"They will also be taking oral anti-biotics twice a day to prevent gastrointestinal diseases and diarrhoea and bathe with anti-bacterial body wash daily.
"If they suffer any cuts or abrasions, they are to go to medical tents to clean their wounds."
Despite the challenges, Low is confident of a good showing from his team with the solid support from all the stakeholders involved.
He said: "If our athletes like Joseph Schooling and Jasmine Ser can better their personal bests, they could get on the podium, and we are optimistic for a good performance this Olympics."
‘BAG OF TRICKS’ TO FIGHT ZIKA
- Permethrin solution to treat attire.
- Lemongrass or citronella essential oil.
- Insect repellent.
- Compression sleeves for arms and calves.
PRECAUTIONS FOR SAILORS/ROWER
- Take oral anti-biotics twice a day.
- Bathe with antibacterial body wash daily.
- Vaccination for cholera.
Top-8 target for shuttler Liang
BELIEVE: Liang Xiaoyu has boosted her confidence after doing well at the Thailand Open. PHOTO: LIANHE ZAOBAO
She will be competing in her first Olympics next month, four years ahead of her own expectations.
Despite her inexperience on the biggest sporting stage of all, shuttler Liang Xiaoyu is aiming to do well in her Olympic bow in Rio de Janeiro, Brazil.
The 20-year-old singles specialist, who has worked her way to a career-best world ranking of No. 29, is gunning for a top-eight finish there.
Only men's singles player Ronald Susilo (Athens 2004) and the women's doubles pair of Jiang Yanmei and Li Yujia (Beijing 2008) have reached the quarter-finals since badminton was included as a medal sport in 1992.
"I hope to play to my standard, to show on the court how I have progressed in the past months, and to play with no regrets," said Liang during a pre-Olympic media day at the OCBC Arena yesterday.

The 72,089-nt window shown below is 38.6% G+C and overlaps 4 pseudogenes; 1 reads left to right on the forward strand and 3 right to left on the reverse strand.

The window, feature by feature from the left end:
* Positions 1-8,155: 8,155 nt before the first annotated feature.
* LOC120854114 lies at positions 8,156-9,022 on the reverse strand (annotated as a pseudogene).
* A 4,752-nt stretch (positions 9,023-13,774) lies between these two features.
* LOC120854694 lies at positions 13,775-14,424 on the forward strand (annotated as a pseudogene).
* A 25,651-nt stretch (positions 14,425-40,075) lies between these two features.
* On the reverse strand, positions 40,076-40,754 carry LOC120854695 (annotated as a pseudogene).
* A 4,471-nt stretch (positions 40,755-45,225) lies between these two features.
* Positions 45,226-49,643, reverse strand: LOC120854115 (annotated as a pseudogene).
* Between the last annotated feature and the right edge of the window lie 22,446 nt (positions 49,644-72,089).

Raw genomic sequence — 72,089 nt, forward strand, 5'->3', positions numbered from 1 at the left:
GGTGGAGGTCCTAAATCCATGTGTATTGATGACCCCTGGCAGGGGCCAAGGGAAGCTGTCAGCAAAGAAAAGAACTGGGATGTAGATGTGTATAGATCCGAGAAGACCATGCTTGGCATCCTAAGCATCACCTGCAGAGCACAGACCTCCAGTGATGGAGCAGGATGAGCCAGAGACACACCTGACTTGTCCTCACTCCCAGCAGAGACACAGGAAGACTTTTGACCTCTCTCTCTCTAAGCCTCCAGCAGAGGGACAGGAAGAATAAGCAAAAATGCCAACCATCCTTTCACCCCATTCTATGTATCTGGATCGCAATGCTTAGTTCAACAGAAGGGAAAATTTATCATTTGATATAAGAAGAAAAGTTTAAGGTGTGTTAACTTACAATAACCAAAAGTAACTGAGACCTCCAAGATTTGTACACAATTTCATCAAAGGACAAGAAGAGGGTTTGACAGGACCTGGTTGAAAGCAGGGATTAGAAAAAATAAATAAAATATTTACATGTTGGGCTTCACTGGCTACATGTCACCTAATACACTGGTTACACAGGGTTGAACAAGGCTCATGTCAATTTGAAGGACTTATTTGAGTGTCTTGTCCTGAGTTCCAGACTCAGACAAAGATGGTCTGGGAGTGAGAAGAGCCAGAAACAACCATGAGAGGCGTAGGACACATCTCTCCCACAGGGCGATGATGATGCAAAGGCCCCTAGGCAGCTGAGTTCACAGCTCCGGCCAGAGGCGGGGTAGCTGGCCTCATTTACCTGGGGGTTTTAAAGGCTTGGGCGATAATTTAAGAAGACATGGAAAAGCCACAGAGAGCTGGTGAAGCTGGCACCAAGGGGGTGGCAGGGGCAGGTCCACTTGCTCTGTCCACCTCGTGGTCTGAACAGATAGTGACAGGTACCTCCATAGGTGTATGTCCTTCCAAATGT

"And, I hope to make the top eight."
The Jiangsu native, who followed her parents to Singapore in 2007, has shot to prominence since last October, when she beat former world champion Ratchanok Intanon at the Thailand Open semi-finals.
Confidence boosted, the 2014 Youth Olympian has seen her world ranking rise by about 90 spots since then.
"Most people just focused on my win over Ratchanok because of her status, but I also had two tough matches before I beat her," Liang said.
"In those two matches, I also beat opponents I had never beaten before; my confidence went up and it was like I rediscovered myself and my abilities."
Confidence had been hard to come by for Liang just two years ago, as the former world junior No. 4 found it tough to make the transition to the senior stage.
"I was used to winning matches at the junior level, but found myself losing more often in Open tournaments," she recalled.
"The opponents are more experienced and have better technique, so it was normal to lose more during the transition period, but I felt down."
Luckily, her father, who is also a badminton coach, and her coaches counselled her. Her determination also helped her tide over the rocky phase.
Liang and her family's decision to stop her polytechnic studies last year to focus on the sport has also borne fruit, but she knows the Rio Olympics are just another step towards making a name for herself.
She said: "My ranking and my Olympic debut are good signs of my progress, but I feel I have to do even better now.
"Sport rewards those who work hard; even if it is not always so, I have to demand more of myself to do better.
"Also, more people are looking at me and having expectations of me now, so I hope I can do even better."